tim92gts

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The amp is barely adequate for those speakers, low efficiency with 60wpc will start clipping at modest volumes giving a harshness to the treble.

I'd go for more like 200wpc and increase your soft furnishings as much as possible, go back to the dealer

and see what he's got. You should find a lot more power will tighten up the bass nicely too.
 

Sliced Bread

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Sabby said:
I listened to the CM8's at a dealer partenered by the Marantz Pearl Lite CD/Amp and also found it way too bright and lacking in bass. I think the brightness is exacerbated by the lack of bass. These are certainly, by any stretch of the imagination, bright sounding speakers, even partenered by fairly neutral sounding electronics such as the Marantz Pearl Lites. A change of speakers would seem to be the only solution for the OP.

I disagree.

I listened to the GB1's with an Audiolob 8200 cd player and matching power amp and that produced an incredibly bright system. The same speakers with the Electrocompaniet was warm, cosy and ery musical.

The cm8's were designed to be CM9's but for small to medium rooms. In that context the bass is quite ample (I have to move them away from the wall to prevent the bass being too over powering) n my 14 by 15 foot room.

In terms of the tonal balance, I agree that a lack of bass will make speakers sound bright, but as noted by OP CM8's require current to sound at their best.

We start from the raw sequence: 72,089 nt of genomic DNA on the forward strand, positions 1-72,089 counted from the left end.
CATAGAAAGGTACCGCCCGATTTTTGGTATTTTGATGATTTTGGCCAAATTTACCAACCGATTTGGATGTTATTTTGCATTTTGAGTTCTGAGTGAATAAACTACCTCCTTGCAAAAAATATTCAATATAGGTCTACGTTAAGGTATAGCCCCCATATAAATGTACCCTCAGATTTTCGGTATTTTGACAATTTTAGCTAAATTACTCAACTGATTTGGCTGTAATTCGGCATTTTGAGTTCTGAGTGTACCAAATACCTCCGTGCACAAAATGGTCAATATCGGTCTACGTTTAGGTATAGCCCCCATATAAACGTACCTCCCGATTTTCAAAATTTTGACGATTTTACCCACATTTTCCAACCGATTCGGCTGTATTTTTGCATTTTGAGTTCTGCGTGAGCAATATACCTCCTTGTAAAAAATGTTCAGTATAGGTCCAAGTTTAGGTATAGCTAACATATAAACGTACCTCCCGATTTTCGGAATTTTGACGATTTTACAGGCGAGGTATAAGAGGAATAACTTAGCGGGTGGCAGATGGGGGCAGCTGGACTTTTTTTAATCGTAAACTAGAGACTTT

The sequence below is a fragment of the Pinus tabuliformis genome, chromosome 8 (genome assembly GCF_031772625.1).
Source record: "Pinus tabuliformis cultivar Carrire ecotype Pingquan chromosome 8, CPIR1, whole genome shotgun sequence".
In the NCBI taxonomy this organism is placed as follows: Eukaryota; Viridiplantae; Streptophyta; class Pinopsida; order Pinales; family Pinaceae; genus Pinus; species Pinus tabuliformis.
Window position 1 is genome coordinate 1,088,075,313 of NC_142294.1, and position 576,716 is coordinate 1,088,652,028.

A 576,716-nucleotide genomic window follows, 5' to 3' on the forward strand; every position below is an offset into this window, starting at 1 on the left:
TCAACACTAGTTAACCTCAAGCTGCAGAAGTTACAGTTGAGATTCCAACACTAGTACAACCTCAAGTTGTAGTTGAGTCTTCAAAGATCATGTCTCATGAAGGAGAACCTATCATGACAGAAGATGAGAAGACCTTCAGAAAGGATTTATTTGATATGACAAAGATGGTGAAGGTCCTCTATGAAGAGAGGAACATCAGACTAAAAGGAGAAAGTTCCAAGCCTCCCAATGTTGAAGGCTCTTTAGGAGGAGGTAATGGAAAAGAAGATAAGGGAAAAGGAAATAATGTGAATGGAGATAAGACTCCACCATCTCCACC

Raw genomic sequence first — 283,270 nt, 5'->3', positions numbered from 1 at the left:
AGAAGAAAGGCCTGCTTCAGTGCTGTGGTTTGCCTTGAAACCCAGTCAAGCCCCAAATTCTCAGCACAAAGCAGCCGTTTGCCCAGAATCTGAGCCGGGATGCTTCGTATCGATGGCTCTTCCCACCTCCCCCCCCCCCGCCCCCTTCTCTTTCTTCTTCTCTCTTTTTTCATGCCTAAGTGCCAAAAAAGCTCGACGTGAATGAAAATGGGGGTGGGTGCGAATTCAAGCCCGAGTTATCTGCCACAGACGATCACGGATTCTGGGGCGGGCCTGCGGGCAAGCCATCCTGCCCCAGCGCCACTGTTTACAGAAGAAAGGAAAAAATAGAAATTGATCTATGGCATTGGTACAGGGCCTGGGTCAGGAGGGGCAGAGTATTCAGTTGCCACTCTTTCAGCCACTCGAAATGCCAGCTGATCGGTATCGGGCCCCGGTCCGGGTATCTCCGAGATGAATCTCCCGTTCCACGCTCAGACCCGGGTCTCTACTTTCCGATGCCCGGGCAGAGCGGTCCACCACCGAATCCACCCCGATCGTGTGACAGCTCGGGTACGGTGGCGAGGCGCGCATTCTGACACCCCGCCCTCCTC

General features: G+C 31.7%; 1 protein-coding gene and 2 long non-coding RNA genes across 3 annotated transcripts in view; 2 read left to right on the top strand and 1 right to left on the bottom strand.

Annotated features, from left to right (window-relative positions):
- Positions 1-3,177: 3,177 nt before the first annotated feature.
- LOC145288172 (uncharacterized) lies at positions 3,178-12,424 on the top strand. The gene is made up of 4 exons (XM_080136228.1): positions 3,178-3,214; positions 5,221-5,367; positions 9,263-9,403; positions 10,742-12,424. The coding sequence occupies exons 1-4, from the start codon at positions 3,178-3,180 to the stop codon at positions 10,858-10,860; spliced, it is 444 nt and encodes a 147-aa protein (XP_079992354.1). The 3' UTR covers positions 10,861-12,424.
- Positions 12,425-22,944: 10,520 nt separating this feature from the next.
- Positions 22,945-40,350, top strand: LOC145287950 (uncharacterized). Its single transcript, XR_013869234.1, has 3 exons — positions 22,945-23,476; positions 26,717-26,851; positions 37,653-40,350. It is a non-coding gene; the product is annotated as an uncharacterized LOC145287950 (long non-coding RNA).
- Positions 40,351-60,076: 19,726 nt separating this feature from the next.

I use an Onkyo 905 (on the warmer side of neutral) for amplification and a CA640C for the source (definitely lean and bright) and that results in a pretty neutral performance from the CM8's (in my room).

The problem can easily be remedied using warmer amps.

I'm not trying to over plug the CM8's which, while excellent are not perfect as careful partnering is required. But there are several avenues here. The Audiolab wil sound on the bright side with many different speakers.

If the room is particularly large, then yes a change of speakers might be the solution. If the room is medium or small then they can quite happily re-produce a warmer sound.

I guess the question is, how warm does the poster want it.
 

lindsayt

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CnoEvil said: